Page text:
Ox pinched, Alexis punched, and no returns

After all that hot air, there goes the summer transfer window. In a market where some teams have spent upwards of £200m, we’ve snuck in with a tidy profit of £30m. Now, I know it’s not all about how much you spend, but for a club that has pots of cash already, and is on a downward trajectory, it hardly reeks of ambition, does it?

Yesterday we let Oxlade-Chamberlain go for £40m, which is decent business under the circumstances. He said he wanted to go to Liverpool as it was “right for the next stage in my ongoing development”. He needs a bit of moulding, but Liverpool have got him at the right time, and if I were him I’d have done something similar.

Another player who wanted to leave was Alexis. He didn’t get his wish as Arsenal couldn’t find a replacement. Apparently, we bid an almost ludicrous €92m for Lemar, but Lemar either turned us down, our pursuit was too lukewarm or it was all a bit too late. So Alexis stays.

I’m a little torn about this, though overall I’m happy he stays. I’m mostly torn because we’ve now got a player on our hands who doesn’t want to be here, whose teammates know he doesn’t want to be here and who knows the club was only too happy to offload him at the right price. But overall, I don’t see him downing tools, and we get a 30-goal player – someone all oppositions are genuinely fearful of – for either 4/5 more months or for the whole season.

We let a whole cavalcade of other players go, but in terms who might have actually played, it was only really Gabriel, Gibbs and possibly Lucas. Is our squad severely weakened by this bizarre summer? Not really – Chambers replaces Gabriel as 4th choice centre-back, Kolasinac has replaced Gibbs and we’ve massively upgraded our goalscoring options. Oxlade-Chamberlain was not irreplaceable as he didn’t want to play RWB (or LWB) and was often shoe-horned in anyway.

That being said, it’s never that simple. For me, the perception we have given in the latter stages of this window is of a club that doesn’t know what it wants, and that can be scavenged for talent. Instead of strengthening significantly in the anticipation of a concerted assault for honours – these were the noises being made after Wenger signed his new deal – we’re an unbalanced team with unhappy players and are already on the verge of abandoning the back three that brought us some respite (and a glorious afternoon at Wembley) a few short months ago.

On top of that, we’re still a team capable of the kind of switch-off disaster that we saw at Anfield, and let’s be honest, that’s not going to change either. Not now, not with Wenger.

So where does that leave us? Wenger is already embattled after a dreadful start to the season, the fans are disillusioned once again, and quite what we’re realistically hoping to achieve this season is a mystery. Poor squad management has bitten us hard, there are questions over the board’s input in all this, questions about finances and whiffs of power struggles too.

All this needs to be dispelled and turned round. Coherent tactics and team selection would be a start. Seeing an increased threat from Lacazette and Alexis – backed up by Welbeck, Giroud and Walcott – would soothe the frustration. The midfield marshalling the defence would be a novel and welcome development.

And so to Bournemouth.

For some late night ramblings to try to make (more) sense of it all, check out today’s Arsecast.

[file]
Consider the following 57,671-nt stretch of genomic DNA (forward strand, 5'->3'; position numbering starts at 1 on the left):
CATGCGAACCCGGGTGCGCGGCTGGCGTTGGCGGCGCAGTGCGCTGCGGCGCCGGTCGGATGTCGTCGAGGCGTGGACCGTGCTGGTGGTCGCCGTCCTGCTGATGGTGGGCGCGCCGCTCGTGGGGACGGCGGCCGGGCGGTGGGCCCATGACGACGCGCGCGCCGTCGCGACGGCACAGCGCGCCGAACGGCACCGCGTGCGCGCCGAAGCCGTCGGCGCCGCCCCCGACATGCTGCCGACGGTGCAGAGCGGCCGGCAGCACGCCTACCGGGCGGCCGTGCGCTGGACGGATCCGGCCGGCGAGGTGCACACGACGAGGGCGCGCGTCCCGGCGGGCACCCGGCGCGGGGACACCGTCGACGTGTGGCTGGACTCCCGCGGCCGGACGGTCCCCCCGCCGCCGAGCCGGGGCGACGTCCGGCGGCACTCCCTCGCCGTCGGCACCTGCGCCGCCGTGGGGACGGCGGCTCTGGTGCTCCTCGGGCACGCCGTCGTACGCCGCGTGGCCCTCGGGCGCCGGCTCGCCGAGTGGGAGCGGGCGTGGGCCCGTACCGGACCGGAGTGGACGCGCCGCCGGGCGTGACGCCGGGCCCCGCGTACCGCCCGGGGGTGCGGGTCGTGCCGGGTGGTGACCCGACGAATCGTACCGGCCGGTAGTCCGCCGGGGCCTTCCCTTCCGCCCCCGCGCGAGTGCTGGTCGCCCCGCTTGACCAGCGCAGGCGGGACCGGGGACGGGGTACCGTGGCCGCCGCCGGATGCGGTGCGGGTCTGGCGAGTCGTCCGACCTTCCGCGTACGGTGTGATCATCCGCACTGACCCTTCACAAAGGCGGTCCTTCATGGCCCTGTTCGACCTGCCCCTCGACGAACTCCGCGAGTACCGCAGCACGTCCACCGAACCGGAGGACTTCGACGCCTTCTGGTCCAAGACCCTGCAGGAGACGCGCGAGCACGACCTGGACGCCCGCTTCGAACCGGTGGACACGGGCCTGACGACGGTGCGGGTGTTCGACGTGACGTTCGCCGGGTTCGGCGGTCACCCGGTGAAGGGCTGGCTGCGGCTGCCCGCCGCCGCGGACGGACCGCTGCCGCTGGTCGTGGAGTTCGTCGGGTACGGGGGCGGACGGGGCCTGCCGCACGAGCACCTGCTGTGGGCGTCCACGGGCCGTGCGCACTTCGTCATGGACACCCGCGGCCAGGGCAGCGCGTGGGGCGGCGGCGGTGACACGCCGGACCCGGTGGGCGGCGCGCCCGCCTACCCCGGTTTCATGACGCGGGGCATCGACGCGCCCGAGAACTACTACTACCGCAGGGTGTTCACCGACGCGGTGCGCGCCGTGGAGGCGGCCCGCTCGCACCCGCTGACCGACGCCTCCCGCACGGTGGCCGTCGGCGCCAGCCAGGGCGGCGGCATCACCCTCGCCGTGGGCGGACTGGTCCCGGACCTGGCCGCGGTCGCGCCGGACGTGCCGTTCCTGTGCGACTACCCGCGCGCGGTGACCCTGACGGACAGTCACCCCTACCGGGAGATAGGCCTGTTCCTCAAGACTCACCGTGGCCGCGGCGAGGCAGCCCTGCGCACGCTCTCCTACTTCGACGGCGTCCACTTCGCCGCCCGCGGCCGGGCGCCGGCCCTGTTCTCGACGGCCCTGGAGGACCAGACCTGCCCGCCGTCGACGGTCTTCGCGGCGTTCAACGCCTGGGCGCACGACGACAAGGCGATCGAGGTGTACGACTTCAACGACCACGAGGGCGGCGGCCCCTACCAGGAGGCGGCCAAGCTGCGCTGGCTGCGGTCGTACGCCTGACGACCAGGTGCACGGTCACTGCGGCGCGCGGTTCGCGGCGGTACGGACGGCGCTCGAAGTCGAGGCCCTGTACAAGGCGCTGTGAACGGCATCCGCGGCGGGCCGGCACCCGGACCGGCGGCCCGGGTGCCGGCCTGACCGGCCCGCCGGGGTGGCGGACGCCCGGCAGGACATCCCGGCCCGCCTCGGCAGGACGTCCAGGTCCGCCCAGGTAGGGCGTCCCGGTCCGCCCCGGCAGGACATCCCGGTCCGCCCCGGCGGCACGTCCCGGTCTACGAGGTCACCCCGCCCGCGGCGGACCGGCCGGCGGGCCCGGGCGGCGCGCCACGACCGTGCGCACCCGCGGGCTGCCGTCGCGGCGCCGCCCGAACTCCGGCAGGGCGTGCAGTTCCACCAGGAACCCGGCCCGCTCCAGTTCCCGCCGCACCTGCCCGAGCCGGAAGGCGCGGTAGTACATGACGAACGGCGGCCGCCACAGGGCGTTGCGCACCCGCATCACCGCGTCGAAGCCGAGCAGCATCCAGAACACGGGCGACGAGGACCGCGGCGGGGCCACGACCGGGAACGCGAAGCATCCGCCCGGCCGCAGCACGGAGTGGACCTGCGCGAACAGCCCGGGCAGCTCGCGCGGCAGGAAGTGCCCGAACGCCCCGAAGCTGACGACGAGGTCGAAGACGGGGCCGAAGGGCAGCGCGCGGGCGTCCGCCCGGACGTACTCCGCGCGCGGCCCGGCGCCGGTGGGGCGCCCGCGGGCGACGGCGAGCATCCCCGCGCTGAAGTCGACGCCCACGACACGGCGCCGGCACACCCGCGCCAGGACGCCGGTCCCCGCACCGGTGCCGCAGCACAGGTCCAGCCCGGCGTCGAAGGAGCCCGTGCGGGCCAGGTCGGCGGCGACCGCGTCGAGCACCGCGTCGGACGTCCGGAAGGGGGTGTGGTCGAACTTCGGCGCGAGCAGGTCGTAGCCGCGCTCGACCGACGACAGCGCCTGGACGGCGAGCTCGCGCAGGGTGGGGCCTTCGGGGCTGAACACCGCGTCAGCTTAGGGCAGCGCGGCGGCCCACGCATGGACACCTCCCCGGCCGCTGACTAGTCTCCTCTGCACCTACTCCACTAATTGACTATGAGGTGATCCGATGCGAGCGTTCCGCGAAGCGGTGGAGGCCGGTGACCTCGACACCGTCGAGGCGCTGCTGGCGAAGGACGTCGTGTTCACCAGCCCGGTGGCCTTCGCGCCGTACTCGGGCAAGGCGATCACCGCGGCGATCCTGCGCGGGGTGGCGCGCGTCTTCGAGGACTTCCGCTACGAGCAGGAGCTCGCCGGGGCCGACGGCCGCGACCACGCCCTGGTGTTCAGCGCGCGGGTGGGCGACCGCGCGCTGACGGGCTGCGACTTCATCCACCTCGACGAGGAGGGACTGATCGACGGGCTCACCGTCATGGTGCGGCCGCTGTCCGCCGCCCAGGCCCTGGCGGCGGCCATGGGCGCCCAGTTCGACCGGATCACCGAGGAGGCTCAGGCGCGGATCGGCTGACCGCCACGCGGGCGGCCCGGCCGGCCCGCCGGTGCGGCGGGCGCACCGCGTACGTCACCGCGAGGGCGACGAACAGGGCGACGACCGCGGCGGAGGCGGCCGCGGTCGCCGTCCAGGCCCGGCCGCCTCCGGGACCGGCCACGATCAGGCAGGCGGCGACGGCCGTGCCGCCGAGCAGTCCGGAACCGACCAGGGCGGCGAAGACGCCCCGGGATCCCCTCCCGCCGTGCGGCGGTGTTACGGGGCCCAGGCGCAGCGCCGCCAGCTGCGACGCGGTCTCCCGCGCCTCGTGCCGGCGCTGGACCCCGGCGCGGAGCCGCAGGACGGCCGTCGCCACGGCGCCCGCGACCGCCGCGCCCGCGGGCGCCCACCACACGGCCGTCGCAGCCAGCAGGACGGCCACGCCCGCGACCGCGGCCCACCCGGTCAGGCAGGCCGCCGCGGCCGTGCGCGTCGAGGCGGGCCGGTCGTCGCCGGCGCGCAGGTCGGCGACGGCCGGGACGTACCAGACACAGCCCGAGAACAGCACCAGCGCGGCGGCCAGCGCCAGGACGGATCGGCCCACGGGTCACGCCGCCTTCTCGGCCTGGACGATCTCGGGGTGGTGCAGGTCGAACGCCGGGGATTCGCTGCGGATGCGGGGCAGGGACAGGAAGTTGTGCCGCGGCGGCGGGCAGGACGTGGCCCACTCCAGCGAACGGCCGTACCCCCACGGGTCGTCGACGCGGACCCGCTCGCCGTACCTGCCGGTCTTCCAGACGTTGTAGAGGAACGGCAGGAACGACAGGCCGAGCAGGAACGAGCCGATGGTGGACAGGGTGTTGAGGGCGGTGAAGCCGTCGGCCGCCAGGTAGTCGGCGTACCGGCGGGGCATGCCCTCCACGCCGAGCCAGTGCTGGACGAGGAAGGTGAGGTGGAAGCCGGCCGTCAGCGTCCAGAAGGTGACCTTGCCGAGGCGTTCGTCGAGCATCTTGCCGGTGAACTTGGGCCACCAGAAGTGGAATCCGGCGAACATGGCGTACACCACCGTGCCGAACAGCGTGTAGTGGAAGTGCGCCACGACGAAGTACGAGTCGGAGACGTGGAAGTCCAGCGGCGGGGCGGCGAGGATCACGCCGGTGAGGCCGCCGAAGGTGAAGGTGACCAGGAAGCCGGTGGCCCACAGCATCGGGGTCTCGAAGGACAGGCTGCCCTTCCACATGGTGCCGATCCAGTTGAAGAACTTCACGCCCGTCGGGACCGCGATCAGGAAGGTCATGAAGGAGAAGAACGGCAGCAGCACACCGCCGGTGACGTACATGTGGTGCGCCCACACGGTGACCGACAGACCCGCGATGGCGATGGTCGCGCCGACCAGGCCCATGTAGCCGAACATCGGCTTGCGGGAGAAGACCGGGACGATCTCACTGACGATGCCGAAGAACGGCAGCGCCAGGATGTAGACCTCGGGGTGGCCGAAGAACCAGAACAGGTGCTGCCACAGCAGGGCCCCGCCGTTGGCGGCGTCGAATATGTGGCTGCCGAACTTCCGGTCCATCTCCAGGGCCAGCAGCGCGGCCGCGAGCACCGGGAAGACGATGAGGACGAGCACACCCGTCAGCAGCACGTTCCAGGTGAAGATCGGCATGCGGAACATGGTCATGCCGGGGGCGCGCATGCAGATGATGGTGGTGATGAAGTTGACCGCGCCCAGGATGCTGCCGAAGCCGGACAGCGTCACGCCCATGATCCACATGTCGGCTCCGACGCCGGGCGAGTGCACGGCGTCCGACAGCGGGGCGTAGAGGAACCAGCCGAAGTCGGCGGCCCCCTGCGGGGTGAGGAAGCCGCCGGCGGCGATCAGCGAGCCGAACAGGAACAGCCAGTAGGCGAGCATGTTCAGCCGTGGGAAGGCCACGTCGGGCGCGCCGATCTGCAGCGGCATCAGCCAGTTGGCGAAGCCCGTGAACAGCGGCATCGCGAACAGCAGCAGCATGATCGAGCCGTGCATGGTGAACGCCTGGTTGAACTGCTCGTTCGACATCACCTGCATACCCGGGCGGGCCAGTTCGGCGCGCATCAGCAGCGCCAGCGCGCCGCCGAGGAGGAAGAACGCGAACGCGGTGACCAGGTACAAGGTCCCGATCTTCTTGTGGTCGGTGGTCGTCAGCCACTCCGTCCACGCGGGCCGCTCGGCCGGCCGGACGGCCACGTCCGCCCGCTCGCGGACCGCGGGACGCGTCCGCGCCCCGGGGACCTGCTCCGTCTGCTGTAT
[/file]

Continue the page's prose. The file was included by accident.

Arsenal routed and here we all are again

Liverpool 4-0 Arsenal

How many times has Arsene Wenger stood in front of the cameras after a defeat and pointed out that we were not “at the level requested”? I’ve lost count. Arsenal not being properly prepared or set up for big games is a festering sore that he now cannot fix. You’ve all seen the stats about how often we’ve won away against the top six in recent years, so I’ll spare you it.

Yesterday: well where to start? Bellerin was in the wrong place and Kolasinac was sacrificed, all to squeeze in the Ox, who wants to leave and how it showed. Monreal was in the wrong place because Wenger either doesn’t trust his other central defenders or they don’t want to be here. Holding looked every inch a 21-year old defender plucked for £2m from the Championship, because we didn’t have a midfield to speak of to help him. Ramsey was playing some kind of modernist free-form role – what was that all about? Xhaka was a mess. Our £55m striker was also sacrificed to fit in both Welbeck and Alexis. The former shanked our only presentable chance and the latter’s body language told you everything you needed to know. Ozil was invisible.

“There are some reasons”, said Wenger when pressed on quite how we were so ill-prepared despite not having played all week, “but I don’t think I have too much to come out on that now”. Wise, Arsene – because it doesn’t reflect well on you.

“I’m happy with my squad”, said Wenger a while ago, or words to that effect, and you have to wonder what they’re smoking over at the Emirates. It’s got holes all over it, players want to leave and on yesterday’s evidence it looks to be a pretty unhappy place.

Somewhat fittingly, today is the 6th anniversary of the 8-2 humiliation at Old Trafford. “These are all problems of Wenger’s making,” I concluded then, and the same can of course be concluded now. Both teams were set up wrong, played out of position, tactically absent, low on energy, error-riddled, lacking concentration, and were weakened either by recent exits or by players who patently wanted out.

On that note, to have so many players in their last year is not just a huge error of strategic planning, it feels like a bellwether for what the players think about this team’s prospects under Wenger. Ozil, Alexis, Mustafi and Ox don’t want to be here anymore, and other players aren’t so stupid as to not be affected by it. Some of them will be thinking it themselves. I wasn’t keen to get rid of any of them, but seeing those who played go through the motions yesterday makes me care just a little less. I think Ox will go, I think Mustafi will go and I still think Alexis might, too.